Merit badges to prove it

Scouts gather at Camp Olmsted to talk, sing, get dirty and, well, camp

As scouts acquire skills in the Scoutcraft area they are etched into wooden pucks. There are about 20 skills to master during the week of Scout Camp.

Ask anyone to close their eyes and envision a group of young people gathered together, and then ask them what they see. Chances are, they’ll describe a scene with minimal direct interaction as each person stares at a smartphone– possibly interacting via text or social media.

That’s probably not inaccurate some of the time.

But, this week, it was clear that young people still talk, yell, sing, and get wet and dirty — and they’ve got the merit badges to prove it.

The annual Chief Cornplanter Council B.S.A. Scout Camp took place this week at Camp Olmsted in Elk Township. Approximately 206 people –101 scouts and 105 volunteers — gathered for a week of camping, learning and lots of fun.

A multitude of activities and games give scouts the chance to earn merit badges in many categories.

Times Observer photos by Lorri Drumm Scout Camp volunteer Jake Devereaux uses a dried yucca spindle to create fire by friction, one of the skills scouts learn during Scout Camp.

The Scoutcraft area often attracts young scouts during their free time to learn how to create fire by friction, according to camp volunteer Jake Devereaux. He quickly assembled the dried yucca used for a spindle and with some quick and forceful elbow grease, formed a cloud of smoke that would turn to fire once it touched the dried material.

As skills are acquired in the Scoutcraft area they are etched into wooden pucks. There are about 20 skills to master during the week, according to Devereaux. Roped off areas form safety circles where scouts learn how to safely use an ax, knife and saw. Scouts typically make tent stakes from tree branches and also create the hammer needed to pound them into the ground.

Just a short jaunt up the hill is a building where scouts were taking part in metalsmithing and wood carving. By mid-week, many scouts had created rings, pendants and other items from metal. They were also carving wooden fish to mount on a plaque.

Patrick Taylor was busy working as a youth staff member in the wood carving area. Taylor, 16, first came to camp when he was 11. He looks forward to camp now as a way to contribute and “see all his friends.”

Right outside the building scouts was taking part in a traditional game commonly known as Hoop and Stick. Volunteer Bill DeVlieger tossed the hoop as each scout tried to throw his stick through it as it rolled across the grass. Those who miss losing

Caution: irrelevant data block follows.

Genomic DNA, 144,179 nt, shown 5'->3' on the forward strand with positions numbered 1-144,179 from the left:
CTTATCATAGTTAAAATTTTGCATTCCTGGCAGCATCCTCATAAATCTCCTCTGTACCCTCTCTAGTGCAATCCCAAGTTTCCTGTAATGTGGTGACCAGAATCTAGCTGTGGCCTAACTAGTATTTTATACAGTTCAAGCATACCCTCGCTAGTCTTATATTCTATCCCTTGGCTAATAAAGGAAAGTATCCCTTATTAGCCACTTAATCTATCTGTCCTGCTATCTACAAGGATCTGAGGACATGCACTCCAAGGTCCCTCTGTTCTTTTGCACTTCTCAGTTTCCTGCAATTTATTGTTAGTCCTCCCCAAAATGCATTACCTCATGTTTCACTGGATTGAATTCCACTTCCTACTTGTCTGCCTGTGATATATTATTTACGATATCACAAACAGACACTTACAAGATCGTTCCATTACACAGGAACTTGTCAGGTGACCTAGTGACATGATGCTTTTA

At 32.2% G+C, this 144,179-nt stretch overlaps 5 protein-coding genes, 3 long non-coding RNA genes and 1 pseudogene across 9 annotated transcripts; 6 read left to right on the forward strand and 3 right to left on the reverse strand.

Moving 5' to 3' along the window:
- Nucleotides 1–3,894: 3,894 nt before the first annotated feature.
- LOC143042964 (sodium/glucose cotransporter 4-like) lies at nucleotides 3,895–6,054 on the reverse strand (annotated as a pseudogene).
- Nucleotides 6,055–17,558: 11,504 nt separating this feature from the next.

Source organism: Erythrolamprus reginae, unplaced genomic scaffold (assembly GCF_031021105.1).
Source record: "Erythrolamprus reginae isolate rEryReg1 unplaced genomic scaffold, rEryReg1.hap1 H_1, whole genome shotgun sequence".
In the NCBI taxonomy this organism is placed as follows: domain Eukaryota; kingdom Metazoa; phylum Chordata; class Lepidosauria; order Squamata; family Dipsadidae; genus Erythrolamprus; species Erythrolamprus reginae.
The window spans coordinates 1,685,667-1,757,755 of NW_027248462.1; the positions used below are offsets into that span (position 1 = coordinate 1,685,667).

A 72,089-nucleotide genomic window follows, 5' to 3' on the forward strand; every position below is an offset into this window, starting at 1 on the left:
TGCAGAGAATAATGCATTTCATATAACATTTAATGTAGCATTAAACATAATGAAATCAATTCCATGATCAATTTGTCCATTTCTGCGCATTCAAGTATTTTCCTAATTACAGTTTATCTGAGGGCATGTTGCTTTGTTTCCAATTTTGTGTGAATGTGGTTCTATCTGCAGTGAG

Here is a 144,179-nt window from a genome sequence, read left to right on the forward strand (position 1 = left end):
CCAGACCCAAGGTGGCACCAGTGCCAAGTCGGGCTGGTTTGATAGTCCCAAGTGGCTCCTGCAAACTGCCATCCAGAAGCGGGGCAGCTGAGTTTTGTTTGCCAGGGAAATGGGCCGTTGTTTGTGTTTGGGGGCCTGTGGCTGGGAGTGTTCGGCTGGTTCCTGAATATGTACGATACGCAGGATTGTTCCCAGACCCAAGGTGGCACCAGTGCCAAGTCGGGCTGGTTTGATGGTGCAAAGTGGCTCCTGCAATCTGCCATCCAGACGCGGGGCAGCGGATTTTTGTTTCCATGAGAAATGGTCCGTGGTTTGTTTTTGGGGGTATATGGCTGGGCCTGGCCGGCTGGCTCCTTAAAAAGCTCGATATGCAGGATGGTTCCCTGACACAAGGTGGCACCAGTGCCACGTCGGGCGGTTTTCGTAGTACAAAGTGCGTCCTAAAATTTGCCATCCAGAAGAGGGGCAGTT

their stick and anyone who is successful collects the sticks of those who weren’t as fortunate. In the end, the scout with the most sticks is declared the winner. The game was played by Native Americans as a way to enhance eye-hand coordination and hunting skills.

Patrick Taylor, Scout Camp youth staff member, assists scouts in creating wood carvings during the week-long event held at Camp Olmsted.

A trek down the mountain leads past archery, shooting and trap shooting areas to a myriad of water-related activities in the Allegheny Reservoir. Polar Bear is a favorite way for some scouts to wake up and maybe even freshen up a bit.

Storm Sivak, a six-year camp veteran, said it’s called Polar Bear because typically early in the morning the water is cold. This week, however, Sivak said he was only cold when he got out of the water.

Sivak added that there really isn’t a comparable place to be as the sun comes up and the fog lifts off the reservoir. “It’s beautiful,” he said.

Approximately 31 miles of waterfront provide scouts the chance to take part in water-skiing, motor boating, and sailing, in addition to swimming, lifesaving, snorkeling, and BSA Lifeguard. The water area includes a buddy board where scouts hang their identification tag while they are in the water.

Back atop the mountain, scouts can challenge themselves on a team-building course. In fact, when camp isn’t in session the course is open to businesses and organizations, according to Jim Cowan, assistant camp director.

The course includes a climbing wall, a row of hanging tires, wires and beams to walk across, a swinging log and lots of obstacles to challenge even the most nimble.

Cowan said the course isn’t intended to be competitive but to instill teamwork. “It’s all about trust,” he said.


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